The Carnivorous Plant FAQ Field Trip Report -

Idaho fen-hopping in 2006

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Tranquil Basin:
After much huffing and puffing, I reached a saddle in the mountain trail and descended down into a large meadow with a deep-cut sandy stream meandering along its axis. I had read that this large mountain valley housed Drosera anglica and Utricularia minor, so I was excited to have made my arrival.

Upon my first view, I was filled with two conflicting sensations. The first was pleasure at seeing such a beautiful and apparently undamaged location that contained a great diversity of microzones. The second sensation was one of dismay--the place was quite large (nearly 4 square km) and, unlike a small lake or fen, there was no telling where the plants might be tucked away. Were they hidden behind that cluster trees you see in this image? Were they lurking to the left? To the right? Where should I start?

I marked my entry to the basin on my GPS--I was in its far southeastern corner--then decided to cut a transect northwest towards what appeared to my eye and on my map to be a broad moist seep of water coursing from the mountains. How can I explain how I set upon this path? I suppose Peter Parker would call it "spidey sense." I can only say that I have been hunting North American carnivorous plants for many years, so have a lot of experience knowing what to look for.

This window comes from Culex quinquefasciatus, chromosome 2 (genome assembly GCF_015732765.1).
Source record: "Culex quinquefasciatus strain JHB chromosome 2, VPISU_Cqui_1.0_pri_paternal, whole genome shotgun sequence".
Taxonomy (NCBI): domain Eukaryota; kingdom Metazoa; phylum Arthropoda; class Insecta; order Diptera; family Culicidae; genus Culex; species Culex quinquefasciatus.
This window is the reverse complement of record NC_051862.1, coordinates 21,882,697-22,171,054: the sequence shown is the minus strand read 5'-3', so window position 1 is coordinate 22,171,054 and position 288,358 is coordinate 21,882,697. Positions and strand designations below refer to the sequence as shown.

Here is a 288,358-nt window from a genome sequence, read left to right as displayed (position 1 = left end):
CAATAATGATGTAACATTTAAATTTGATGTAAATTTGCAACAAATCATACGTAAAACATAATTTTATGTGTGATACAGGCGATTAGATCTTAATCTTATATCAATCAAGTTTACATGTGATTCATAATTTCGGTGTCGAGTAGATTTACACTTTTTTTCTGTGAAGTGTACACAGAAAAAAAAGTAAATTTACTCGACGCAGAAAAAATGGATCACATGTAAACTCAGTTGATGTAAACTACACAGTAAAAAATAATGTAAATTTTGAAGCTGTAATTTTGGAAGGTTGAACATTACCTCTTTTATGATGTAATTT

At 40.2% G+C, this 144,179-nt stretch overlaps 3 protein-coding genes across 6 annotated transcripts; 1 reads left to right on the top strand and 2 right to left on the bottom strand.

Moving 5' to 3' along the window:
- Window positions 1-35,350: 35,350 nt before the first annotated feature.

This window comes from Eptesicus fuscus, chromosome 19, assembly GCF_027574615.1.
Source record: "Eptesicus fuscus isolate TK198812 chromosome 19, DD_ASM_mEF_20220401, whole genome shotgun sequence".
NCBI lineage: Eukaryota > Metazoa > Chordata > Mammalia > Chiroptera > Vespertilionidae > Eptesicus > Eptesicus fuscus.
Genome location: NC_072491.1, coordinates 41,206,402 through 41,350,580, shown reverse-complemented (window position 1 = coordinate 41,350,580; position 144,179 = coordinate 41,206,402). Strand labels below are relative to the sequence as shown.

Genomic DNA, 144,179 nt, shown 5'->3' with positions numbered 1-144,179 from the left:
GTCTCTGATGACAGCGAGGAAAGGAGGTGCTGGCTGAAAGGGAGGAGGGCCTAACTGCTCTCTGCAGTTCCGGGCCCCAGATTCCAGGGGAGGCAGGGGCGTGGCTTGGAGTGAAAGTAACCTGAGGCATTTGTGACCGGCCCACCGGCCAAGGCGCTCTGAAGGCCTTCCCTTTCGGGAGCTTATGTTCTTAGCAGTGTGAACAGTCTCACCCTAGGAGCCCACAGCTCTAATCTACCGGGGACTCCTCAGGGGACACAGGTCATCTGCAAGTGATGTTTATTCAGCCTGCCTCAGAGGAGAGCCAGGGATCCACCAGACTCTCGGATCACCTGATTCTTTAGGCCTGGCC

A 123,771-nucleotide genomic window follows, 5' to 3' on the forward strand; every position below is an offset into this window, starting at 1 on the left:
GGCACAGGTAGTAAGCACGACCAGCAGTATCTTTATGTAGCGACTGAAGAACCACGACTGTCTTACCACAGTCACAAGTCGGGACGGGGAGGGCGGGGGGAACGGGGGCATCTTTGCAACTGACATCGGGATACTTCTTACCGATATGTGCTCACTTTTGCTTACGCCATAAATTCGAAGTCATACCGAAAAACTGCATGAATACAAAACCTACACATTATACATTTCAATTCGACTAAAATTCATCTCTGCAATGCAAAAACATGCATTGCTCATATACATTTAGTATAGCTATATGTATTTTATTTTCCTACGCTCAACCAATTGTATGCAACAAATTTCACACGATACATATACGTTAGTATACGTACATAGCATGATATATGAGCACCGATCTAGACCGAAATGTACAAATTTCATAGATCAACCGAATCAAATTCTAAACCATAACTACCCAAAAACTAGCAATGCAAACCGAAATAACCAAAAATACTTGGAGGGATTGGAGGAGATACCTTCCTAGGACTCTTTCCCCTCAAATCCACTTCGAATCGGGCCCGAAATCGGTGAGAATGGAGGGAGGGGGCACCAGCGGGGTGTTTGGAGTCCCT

Even though I was confident I would find my target plants quickly, I stashed my field press, extra camera equipment, and other non-essential gear under some trees--which I flagged so I could refind them easily--then started looking for plants. I travelled slowly, keeping my eyes on the ground, but occasionally glanced up and around to mark my progress. Travel ranged from speedy over grassy terrain to glacial when I had to force my way through heavy growth of woody shrubs.

I saw some purplish-red swaths of plants in an open field--it looked like distant Drosera anglica in exactly the direction where I was heading--and with a smug grin pressed on. My years of experience were paying off!

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Revised: October 2007
©Barry Rice, 2005